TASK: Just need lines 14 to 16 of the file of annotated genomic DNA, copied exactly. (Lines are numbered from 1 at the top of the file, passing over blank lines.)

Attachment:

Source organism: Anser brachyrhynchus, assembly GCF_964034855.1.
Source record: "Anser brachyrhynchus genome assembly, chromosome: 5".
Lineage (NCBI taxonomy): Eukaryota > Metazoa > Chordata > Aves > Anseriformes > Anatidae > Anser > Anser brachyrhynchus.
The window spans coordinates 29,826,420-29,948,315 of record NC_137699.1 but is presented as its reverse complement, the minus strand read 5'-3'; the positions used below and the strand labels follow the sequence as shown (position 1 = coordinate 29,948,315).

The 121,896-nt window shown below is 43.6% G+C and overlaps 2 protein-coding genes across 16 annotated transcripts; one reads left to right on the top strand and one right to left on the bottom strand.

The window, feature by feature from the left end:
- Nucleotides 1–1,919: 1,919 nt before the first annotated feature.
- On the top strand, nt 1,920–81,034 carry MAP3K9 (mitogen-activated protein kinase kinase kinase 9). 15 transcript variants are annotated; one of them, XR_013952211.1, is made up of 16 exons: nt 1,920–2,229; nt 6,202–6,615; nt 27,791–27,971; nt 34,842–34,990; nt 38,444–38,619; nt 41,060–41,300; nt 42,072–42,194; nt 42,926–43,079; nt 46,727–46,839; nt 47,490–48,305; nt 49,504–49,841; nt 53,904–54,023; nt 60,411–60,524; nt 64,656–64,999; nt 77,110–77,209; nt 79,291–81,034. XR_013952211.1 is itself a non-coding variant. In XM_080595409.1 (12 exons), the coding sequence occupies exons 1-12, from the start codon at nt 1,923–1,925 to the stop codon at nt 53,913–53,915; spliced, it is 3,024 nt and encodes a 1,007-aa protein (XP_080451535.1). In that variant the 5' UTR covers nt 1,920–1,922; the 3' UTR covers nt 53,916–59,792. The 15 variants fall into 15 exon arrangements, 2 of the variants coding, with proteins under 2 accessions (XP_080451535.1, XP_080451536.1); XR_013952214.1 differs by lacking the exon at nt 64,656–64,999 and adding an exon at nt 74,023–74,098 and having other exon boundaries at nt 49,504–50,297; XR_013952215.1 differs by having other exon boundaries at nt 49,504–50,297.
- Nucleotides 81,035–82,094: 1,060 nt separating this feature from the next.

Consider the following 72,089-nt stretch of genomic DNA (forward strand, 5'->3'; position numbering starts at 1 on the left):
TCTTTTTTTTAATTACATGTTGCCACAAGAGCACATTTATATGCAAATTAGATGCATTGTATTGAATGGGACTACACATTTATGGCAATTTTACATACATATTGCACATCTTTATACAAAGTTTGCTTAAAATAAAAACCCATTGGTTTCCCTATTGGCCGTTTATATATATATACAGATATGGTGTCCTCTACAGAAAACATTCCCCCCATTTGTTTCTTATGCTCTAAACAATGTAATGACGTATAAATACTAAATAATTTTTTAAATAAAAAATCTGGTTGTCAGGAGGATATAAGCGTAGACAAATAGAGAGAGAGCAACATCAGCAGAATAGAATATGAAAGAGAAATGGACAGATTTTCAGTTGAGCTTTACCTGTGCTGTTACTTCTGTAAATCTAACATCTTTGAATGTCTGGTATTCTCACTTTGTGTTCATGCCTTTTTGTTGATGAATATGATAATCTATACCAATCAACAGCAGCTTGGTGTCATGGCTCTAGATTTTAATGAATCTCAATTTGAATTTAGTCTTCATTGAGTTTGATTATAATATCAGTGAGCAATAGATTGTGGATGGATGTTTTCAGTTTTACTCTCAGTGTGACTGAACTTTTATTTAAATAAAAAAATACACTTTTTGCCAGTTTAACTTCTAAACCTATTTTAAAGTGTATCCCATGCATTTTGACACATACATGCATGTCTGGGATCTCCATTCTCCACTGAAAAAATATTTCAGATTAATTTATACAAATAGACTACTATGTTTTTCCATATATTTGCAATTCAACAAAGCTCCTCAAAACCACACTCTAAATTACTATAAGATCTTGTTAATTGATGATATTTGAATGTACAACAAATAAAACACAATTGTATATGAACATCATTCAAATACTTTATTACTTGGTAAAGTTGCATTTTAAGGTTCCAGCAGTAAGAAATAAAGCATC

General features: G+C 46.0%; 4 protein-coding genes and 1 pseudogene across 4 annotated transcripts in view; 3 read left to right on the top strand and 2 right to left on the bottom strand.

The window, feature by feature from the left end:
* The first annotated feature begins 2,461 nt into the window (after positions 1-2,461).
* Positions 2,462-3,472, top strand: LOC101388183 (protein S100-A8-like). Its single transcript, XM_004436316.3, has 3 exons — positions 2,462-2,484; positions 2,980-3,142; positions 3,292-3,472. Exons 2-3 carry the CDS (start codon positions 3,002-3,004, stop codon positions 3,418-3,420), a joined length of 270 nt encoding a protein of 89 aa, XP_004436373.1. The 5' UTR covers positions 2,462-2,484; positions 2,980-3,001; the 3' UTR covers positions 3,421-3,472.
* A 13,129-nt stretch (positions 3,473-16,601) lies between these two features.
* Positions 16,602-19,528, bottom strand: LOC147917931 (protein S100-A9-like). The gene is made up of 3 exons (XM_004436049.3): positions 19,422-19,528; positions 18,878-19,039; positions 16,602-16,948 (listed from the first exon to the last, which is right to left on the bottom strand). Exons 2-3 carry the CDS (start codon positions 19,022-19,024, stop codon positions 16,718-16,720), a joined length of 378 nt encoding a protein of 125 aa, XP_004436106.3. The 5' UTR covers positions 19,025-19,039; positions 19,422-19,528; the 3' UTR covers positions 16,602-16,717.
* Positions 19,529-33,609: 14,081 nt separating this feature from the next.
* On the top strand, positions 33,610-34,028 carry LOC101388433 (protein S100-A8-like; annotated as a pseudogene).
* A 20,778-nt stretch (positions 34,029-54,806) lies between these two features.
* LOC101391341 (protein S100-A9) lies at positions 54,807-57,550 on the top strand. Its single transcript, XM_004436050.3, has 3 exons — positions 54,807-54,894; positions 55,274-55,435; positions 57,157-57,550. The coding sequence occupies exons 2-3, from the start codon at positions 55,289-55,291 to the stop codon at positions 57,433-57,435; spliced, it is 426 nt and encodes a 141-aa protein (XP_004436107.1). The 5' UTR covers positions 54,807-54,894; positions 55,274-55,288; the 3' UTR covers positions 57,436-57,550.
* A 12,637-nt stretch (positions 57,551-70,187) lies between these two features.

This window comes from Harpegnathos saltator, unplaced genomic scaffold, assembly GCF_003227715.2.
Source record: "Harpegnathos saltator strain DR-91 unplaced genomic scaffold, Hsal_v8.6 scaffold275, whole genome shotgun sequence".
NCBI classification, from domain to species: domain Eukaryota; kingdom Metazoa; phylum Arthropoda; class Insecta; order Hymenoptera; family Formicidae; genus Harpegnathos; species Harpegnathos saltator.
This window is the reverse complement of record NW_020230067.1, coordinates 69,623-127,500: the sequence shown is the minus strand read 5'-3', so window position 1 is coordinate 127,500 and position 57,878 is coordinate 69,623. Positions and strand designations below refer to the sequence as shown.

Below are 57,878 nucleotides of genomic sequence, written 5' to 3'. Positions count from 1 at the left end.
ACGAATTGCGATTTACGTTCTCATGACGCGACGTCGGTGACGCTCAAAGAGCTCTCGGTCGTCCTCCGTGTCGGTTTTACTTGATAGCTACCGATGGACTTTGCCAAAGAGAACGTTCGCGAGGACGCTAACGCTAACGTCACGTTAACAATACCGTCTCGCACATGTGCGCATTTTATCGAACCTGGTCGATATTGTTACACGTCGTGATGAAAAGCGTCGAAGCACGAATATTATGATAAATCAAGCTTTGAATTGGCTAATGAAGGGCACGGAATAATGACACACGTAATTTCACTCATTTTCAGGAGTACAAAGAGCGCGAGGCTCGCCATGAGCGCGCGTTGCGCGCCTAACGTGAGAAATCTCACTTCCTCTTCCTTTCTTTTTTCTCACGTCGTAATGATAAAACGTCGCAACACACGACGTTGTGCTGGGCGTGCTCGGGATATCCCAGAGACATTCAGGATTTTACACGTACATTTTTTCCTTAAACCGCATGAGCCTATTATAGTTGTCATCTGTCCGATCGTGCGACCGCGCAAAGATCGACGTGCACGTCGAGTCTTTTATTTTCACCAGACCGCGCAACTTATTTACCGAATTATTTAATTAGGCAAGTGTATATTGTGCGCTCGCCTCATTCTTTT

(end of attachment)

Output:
* The first annotated feature begins 2,461 nt into the window (after positions 1-2,461).
* Positions 2,462-3,472, top strand: LOC101388183 (protein S100-A8-like). Its single transcript, XM_004436316.3, has 3 exons — positions 2,462-2,484; positions 2,980-3,142; positions 3,292-3,472. Exons 2-3 carry the CDS (start codon positions 3,002-3,004, stop codon positions 3,418-3,420), a joined length of 270 nt encoding a protein of 89 aa, XP_004436373.1. The 5' UTR covers positions 2,462-2,484; positions 2,980-3,001; the 3' UTR covers positions 3,421-3,472.
* A 13,129-nt stretch (positions 3,473-16,601) lies between these two features.